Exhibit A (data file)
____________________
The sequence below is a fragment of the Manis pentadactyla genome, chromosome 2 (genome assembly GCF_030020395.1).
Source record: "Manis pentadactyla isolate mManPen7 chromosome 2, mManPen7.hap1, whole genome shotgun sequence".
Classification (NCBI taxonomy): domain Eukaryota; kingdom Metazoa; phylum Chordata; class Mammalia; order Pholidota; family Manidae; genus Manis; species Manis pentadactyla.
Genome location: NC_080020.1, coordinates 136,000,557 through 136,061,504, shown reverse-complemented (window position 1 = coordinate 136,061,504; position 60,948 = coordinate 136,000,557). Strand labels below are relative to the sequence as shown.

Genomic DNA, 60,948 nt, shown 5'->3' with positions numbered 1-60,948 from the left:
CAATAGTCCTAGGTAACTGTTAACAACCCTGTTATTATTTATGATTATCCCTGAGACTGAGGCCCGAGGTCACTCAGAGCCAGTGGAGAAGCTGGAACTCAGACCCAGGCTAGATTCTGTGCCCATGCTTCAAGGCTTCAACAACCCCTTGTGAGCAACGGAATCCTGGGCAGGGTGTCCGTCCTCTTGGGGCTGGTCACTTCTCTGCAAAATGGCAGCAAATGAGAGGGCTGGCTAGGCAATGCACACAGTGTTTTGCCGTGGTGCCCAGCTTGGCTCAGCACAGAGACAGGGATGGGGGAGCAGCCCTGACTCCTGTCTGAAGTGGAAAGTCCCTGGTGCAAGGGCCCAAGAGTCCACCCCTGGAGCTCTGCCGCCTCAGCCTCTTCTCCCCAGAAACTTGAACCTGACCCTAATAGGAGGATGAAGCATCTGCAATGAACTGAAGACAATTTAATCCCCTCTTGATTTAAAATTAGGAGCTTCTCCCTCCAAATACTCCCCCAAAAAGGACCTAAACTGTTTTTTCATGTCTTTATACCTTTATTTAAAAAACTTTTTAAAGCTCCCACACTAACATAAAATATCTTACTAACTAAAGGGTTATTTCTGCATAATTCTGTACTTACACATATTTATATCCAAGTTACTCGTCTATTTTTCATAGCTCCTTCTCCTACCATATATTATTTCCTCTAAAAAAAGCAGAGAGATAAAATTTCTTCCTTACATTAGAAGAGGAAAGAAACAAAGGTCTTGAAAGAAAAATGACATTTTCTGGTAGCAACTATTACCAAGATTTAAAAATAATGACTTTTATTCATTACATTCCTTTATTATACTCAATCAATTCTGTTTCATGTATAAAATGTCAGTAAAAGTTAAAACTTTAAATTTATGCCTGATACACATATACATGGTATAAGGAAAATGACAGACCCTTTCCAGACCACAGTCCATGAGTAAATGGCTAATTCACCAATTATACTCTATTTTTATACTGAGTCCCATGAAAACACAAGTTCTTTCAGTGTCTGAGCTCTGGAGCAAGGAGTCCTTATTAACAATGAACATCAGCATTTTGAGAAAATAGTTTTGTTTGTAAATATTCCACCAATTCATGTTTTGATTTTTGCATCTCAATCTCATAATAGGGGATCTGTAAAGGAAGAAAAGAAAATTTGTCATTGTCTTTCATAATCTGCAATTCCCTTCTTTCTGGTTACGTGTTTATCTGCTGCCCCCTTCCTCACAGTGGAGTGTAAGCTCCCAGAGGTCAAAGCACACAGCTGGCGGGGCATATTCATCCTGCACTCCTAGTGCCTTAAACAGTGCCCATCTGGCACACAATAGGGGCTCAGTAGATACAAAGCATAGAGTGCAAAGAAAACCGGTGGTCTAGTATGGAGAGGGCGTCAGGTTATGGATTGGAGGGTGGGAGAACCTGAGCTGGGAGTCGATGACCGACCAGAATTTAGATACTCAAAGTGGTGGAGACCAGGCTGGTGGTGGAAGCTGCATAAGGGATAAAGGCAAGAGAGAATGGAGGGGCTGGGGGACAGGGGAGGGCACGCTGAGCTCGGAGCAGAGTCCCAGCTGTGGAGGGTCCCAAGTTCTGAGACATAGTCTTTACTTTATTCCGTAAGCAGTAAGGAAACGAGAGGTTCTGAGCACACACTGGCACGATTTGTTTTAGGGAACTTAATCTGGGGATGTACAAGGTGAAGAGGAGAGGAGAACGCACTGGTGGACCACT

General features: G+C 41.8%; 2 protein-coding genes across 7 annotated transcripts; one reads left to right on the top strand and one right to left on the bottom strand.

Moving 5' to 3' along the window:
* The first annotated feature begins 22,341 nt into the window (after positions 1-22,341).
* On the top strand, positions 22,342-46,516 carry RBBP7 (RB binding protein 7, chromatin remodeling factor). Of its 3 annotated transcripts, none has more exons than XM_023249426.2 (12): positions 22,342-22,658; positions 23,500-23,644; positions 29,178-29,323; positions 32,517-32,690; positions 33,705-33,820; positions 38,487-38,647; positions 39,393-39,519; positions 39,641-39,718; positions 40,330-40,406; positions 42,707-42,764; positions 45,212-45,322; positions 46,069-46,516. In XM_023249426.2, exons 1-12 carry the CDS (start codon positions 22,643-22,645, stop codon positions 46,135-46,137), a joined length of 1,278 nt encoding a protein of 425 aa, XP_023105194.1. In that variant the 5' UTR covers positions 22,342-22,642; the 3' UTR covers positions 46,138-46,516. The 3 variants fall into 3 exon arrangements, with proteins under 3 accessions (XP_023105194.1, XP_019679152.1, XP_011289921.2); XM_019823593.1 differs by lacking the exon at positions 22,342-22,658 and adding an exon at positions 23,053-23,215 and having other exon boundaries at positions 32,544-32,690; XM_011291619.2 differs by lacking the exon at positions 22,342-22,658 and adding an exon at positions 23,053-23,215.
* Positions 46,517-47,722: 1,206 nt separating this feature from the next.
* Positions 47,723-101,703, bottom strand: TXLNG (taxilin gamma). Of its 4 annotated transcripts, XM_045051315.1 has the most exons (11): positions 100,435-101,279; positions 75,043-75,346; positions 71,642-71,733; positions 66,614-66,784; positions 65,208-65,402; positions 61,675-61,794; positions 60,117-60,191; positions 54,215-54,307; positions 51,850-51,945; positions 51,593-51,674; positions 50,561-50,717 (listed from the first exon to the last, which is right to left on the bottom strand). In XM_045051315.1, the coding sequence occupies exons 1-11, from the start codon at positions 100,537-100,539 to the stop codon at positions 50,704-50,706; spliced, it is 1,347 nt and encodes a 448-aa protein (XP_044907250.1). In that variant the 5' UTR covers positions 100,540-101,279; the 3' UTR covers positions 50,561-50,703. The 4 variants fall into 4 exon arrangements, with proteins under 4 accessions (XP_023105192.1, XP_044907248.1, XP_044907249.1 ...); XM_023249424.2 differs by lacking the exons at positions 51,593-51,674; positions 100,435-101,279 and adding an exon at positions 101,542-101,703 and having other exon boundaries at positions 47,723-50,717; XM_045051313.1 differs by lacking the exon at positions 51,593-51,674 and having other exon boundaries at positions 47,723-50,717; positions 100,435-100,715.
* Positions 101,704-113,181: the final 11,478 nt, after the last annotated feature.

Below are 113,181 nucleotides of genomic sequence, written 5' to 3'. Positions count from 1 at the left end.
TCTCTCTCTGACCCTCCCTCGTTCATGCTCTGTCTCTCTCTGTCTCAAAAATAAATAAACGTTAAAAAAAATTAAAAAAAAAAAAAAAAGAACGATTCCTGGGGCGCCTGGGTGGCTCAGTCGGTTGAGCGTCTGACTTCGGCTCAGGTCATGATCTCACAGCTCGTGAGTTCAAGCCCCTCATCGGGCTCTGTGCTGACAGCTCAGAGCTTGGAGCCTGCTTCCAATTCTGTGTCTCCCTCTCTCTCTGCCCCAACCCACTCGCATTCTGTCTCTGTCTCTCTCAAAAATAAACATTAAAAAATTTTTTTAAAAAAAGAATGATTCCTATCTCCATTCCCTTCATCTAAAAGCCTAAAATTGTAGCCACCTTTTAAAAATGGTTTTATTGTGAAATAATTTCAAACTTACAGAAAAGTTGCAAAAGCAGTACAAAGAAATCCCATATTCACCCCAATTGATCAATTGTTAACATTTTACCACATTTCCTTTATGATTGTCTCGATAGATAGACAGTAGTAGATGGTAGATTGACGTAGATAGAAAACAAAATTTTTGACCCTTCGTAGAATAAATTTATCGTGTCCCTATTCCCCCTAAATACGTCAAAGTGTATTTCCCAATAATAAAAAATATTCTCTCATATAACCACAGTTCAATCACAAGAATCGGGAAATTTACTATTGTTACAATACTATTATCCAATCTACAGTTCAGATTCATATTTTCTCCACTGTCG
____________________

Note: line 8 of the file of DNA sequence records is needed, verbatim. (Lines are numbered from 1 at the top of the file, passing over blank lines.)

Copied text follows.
Moving 5' to 3' along the window: